The Enigma of a Movie Poster

Written by Mark McCallister

Have you ever noticed how movie posters make heads turn, especially when they are not displayed at a movie theater? Do you feel that movie posters somehow connect you to a certain period of your life when that movie was shown inrepparttar theaters?

Movie posters have always had a certain magnetism around them that sparks off memories ofrepparttar 147834 movie it portrays andrepparttar 147835 symbolism ofrepparttar 147836 movie itself. For example,repparttar 147837 classical movie poster of Gone withrepparttar 147838 Wind resemblesrepparttar 147839 romance and tragedy of its time. Many folks who watched this movie forrepparttar 147840 first time duringrepparttar 147841 60s now are reminded of their youth whenever they catch a glimpse of this poster. They reflect onrepparttar 147842 naivety of that time and how they had imagined themselves as Rhett Butler or Scarlett O’Hara. Perhaps they had watched this movie with their sweethearts and are reminded ofrepparttar 147843 good times they had then.

If you observe each movie poster with care, you will also notice that they have all been carefully designed and put together with great creativity. Of course, beforerepparttar 147844 launch of a movie these posters need to look interesting, attractive or mysterious in order to qualify as publicity material. However, in order to be all that,repparttar 147845 theme of a design needs to reflectrepparttar 147846 elements ofrepparttar 147847 movie, as well as to be authentic and original. Most importantly, it must appeal torepparttar 147848 mass audience. People should want to say to themselves, “I wonder what this movie is going to be about” when they see a movie poster. If this reaction is successfully created, thenrepparttar 147849 movie poster has achieved its objective.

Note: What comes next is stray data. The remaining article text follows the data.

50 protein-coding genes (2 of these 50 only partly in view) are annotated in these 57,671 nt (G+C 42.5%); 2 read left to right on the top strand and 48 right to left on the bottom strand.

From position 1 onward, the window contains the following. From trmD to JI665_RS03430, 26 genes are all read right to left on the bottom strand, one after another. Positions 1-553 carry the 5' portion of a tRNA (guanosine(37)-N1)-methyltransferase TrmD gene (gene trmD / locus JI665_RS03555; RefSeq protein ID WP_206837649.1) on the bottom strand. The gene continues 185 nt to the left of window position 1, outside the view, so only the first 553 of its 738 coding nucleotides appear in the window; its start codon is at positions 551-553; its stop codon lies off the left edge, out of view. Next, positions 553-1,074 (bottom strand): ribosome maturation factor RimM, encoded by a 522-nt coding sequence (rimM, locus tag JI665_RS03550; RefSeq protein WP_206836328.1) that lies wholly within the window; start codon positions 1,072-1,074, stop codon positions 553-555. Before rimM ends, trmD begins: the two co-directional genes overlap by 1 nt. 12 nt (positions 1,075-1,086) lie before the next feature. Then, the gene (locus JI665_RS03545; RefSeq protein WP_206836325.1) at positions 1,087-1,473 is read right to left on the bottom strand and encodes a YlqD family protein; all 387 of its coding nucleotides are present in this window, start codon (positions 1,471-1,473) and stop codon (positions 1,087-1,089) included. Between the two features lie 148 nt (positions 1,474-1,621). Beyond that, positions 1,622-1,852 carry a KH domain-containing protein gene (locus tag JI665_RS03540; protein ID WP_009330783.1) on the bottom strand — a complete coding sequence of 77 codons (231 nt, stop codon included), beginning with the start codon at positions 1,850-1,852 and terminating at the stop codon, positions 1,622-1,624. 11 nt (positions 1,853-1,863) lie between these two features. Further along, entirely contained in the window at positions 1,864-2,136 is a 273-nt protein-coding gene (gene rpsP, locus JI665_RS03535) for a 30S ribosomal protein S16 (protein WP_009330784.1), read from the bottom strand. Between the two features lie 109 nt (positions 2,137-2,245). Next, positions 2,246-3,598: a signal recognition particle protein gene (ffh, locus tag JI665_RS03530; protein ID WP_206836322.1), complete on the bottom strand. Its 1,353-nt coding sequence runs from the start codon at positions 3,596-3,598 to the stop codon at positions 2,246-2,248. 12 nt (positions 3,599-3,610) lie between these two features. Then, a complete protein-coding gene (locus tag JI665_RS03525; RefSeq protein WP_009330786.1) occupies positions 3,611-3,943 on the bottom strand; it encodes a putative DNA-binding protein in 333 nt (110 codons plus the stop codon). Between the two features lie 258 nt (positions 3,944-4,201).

People collect movie posters for various reasons. Of course there arerepparttar 147850 teenage collectors who put up movie posters to reflect their individuality. Some swoon over their movie star idols and therefore put their posters up to show everyone and themselves who they love. Whateverrepparttar 147851 reason is, teenagers make uprepparttar 147852 majority of movie poster collectors.

The Joke's On You -- Who Should be the Butt of Your Jokes?

Written by Tom Raymond

This article was prompted by something I heard (second hand) aboutrepparttar performance of a local magician at a child's birthday party. Now, granted, this wasn't done by a clown, but I've seen clowns doing similar things. As one of his tricks, he has a child (a young girl approximately 9 years old) holding two handkerchiefs knotted together. He pulls her hands apart, and instead of a third handkerchief appearing (or a flag, or whatever else) he has a pair of ladies' panties appear. The magician receivedrepparttar 147703 reaction he wanted:repparttar 147704 audience laughed loud and long atrepparttar 147705 discomfiture ofrepparttar 147706 young girl. She, however, was onrepparttar 147707 verge of tears, having been publicly humiliated, for having done nothing more than helping on stage when asked.

As I say, this prompted some thought on my part. The first thought I honestly had was aboutrepparttar 147708 insensitivity of this particular magician. My next thought was empathy and sympathy forrepparttar 147709 little girl. And my third thought was about how differently a clown would (or should) have handled that entire routine.

People think that a clown is someone who dresses foolishly, and does foolish things. This is correct, as far as it goes. It's also been said that a clown is a living cartoon, a Looney Tunes come to life, who sees and thinks differently thanrepparttar 147710 'normal' people. This, too, is true as far as it goes. But there's something deeper about being a clown.

As Floyd Schaffer puts it in his wonderful book, "If I Were a Clown", a clown is someone who lowers himself, in order to lift someone else up. This is not limited to any sort of theological context. David Ginn, one of my favorite authors, and a wonderful kid's magician, usesrepparttar 147711 same premise over and over in his book "Clown Magic" with his 'clown-in-trouble' routine. In short, when a trick doesn't work, it's neverrepparttar 147712 fault ofrepparttar 147713 child -- it'srepparttar 147714 clown who looks foolish. The child isrepparttar 147715 one who makesrepparttar 147716 rabbit appear, makesrepparttar 147717 ropes repair themselves, etc. We performers arerepparttar 147718 foolish ones, who should have pie in our faces, who arerepparttar 147719 ones humiliated, who are 'brought low.' It is our audience, children or adult, who should be empowered, triumphant, lifted up.

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